How Should We Deal with the Participation Threshold in Public Architecture?
Yim Changbok(honorary professor, Sungkyunkwan University)
Yim Changbokwas born in 1946, and he is an Emeritus Professor at the architectural department of Sungkyunkwan University. He did his bachelors degree at the architectural department of Seoul National University, his masters at University of Toronto, and his doctorate at Seoul National University. He has previously worked as the editor-in-chief for urban architecture at the Asia-based international architecture academic journal JAABE, and as a visiting professor at MIT and the University of Tokyo.
'Rethinking of the Traffic System in Korea' written by Yim Changbok, 「SPACE」300th issue
To. Architectural field in Korea
After receiving an invitation 25 years ago to write an article commemorating the 300th issue of SPACE, I submitted a short text entitled ‘Where is the Korean City Going?’ It was a time when new cities were being rapidly developed thanks to greater accessibility via automobiles, and I remember the text was written to emphasise the necessity of public transport and pedestrian—focused urban development. As I have been invited again to submit a text to commemorate the 600th issue of SPACE, I would like to recollect my thoughts over the years concerning the tasks tackled by the architectural scene and ponder their continued relevance.
My memories of staying in Tokyo for about two months in the summer break of 1992 - exploring its architecture and the city from the point of observing how Japan’s modern architectural development and its historical culture had assimilated, and how scientific innovations were being carried out - are still fresh in my mind. During that time, Mr. Hara’s Kyoto History design was selected at the international competition , to which internationally famous architects such as Kurogawa and James Sterling were also invited. His method of dealing with such a huge space without disrupting the historical landscape of Kyoto, making a seamless connection with the urban axis through his megastructure method, was very unique. In his works, there were meaningful attempts made to incorporate the structure with the historical culture of Japan. At that time, I was deeply drawn to the methods of this design competition, one to which someone as well-learned as Hara Hiroshi was invited. Although it was an international design competition, four Japanese and foreign architects with a high standard of knowledge and understanding of the history and cultural background of Kyoto were invited, and the contentions aims of the organiser in their selection of the work between them was particularly remarkable. It was quite different from the practice in Korea where only the fairness of the procedure and the size of the event were emphasized, and I was envious of that aspect.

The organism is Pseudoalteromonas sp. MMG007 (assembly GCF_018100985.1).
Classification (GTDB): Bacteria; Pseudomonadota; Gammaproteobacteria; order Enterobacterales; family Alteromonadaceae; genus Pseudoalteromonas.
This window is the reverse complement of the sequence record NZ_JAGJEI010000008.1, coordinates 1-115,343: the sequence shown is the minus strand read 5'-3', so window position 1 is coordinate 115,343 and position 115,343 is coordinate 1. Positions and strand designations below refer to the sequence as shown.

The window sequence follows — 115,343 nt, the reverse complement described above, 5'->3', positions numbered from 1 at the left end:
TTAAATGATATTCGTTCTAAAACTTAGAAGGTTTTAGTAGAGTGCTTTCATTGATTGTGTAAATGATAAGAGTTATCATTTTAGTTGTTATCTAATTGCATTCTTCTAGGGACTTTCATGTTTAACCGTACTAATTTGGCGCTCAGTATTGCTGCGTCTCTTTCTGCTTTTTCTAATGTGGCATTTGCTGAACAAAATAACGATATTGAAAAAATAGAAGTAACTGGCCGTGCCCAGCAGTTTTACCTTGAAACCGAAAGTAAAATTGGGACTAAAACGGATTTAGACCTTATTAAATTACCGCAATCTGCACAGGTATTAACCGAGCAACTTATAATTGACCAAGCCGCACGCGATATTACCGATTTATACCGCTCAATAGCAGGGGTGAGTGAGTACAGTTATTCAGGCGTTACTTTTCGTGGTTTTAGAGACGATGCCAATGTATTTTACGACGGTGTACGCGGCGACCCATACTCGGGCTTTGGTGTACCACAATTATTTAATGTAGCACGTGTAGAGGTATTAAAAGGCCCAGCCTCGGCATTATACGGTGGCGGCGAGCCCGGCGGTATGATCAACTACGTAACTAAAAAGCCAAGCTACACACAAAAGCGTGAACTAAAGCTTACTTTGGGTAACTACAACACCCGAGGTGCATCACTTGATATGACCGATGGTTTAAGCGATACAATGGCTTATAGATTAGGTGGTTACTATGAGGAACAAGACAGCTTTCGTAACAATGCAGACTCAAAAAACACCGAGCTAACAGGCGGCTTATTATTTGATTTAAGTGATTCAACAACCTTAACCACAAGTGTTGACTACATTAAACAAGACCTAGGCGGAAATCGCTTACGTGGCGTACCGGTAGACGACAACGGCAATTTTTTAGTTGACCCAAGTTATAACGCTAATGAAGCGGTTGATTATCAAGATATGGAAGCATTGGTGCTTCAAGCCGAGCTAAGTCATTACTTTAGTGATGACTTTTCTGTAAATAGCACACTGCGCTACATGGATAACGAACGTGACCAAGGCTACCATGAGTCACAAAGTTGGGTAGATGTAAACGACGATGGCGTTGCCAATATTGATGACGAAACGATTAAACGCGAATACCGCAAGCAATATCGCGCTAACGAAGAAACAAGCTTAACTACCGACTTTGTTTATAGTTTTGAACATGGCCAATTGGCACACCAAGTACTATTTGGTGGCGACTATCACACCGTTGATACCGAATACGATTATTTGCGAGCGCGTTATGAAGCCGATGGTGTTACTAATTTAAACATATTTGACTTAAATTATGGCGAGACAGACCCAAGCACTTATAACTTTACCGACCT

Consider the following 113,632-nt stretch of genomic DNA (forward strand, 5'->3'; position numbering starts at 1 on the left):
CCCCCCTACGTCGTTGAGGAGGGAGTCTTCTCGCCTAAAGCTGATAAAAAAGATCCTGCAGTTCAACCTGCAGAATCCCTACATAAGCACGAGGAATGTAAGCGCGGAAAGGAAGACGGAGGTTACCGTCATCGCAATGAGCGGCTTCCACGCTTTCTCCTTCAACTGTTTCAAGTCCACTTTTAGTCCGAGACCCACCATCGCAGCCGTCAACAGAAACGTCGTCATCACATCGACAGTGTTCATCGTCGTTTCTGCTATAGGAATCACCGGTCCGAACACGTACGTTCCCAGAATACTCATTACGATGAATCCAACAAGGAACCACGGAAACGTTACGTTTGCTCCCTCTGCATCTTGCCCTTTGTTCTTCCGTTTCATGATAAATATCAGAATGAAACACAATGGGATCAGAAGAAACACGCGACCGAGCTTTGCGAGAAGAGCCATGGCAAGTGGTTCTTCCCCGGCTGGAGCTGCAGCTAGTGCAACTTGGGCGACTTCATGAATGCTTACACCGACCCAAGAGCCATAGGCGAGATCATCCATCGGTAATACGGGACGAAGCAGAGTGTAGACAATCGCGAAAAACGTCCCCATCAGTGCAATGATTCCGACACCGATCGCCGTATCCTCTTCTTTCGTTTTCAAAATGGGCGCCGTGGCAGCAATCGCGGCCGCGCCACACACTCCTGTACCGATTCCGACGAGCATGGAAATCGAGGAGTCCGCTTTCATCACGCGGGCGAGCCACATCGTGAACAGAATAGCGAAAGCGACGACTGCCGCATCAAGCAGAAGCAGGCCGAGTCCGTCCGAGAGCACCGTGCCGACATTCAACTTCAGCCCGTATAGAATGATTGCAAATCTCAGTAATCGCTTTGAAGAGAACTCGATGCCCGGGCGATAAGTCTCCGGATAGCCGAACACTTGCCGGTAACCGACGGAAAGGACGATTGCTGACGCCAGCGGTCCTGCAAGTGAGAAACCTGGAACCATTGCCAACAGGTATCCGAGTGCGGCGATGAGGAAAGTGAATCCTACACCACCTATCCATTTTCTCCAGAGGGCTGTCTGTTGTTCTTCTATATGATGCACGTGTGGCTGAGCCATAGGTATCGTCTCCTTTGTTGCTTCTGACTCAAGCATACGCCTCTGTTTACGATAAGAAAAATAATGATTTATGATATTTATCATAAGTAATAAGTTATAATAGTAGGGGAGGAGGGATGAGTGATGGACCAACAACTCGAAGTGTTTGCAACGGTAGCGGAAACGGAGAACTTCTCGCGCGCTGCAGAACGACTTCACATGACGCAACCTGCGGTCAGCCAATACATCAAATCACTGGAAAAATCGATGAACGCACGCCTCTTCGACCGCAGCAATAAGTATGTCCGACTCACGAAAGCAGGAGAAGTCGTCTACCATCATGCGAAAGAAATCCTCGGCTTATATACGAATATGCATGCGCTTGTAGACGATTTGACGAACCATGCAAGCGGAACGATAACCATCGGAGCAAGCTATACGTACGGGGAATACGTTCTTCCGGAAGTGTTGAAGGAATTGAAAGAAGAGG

My memories of having met Toyo Ito and Sejima Kazuyo in their small offices are also fresh. Having become recognised as a respected architect, Sejima had just moved her office after completing the construction of a female university dormitory at Fukuoka. I was impressed by the succinctness of the space and the detailed finish of the dormitory. Later, during my visit at a contemporary art museum at Kanazawa, I was able to discover a new realm of possibility for a more mature modern architecture when I was there for a conference. I do not know exactly how this opportunity to participate in a public project such as the Kanazawa art museum was given to her, but I remember that during my stay in Japan in 1992, a university professor at the University of Tokyo had advised me to observe her work. He predicted that she would be able to grow bigger than any female architect than I knew back then. This was a new experience as the Japanese people tended to avoid rating others or revealing their inner opinions to others. Her ability to evolve and to win the Pritzker Prize is a testament to her talents, but I also think that it was partly possible due to encouragements and endorsements from others in the architectural scene, who also recognized her architectural talents during her early years as an architect.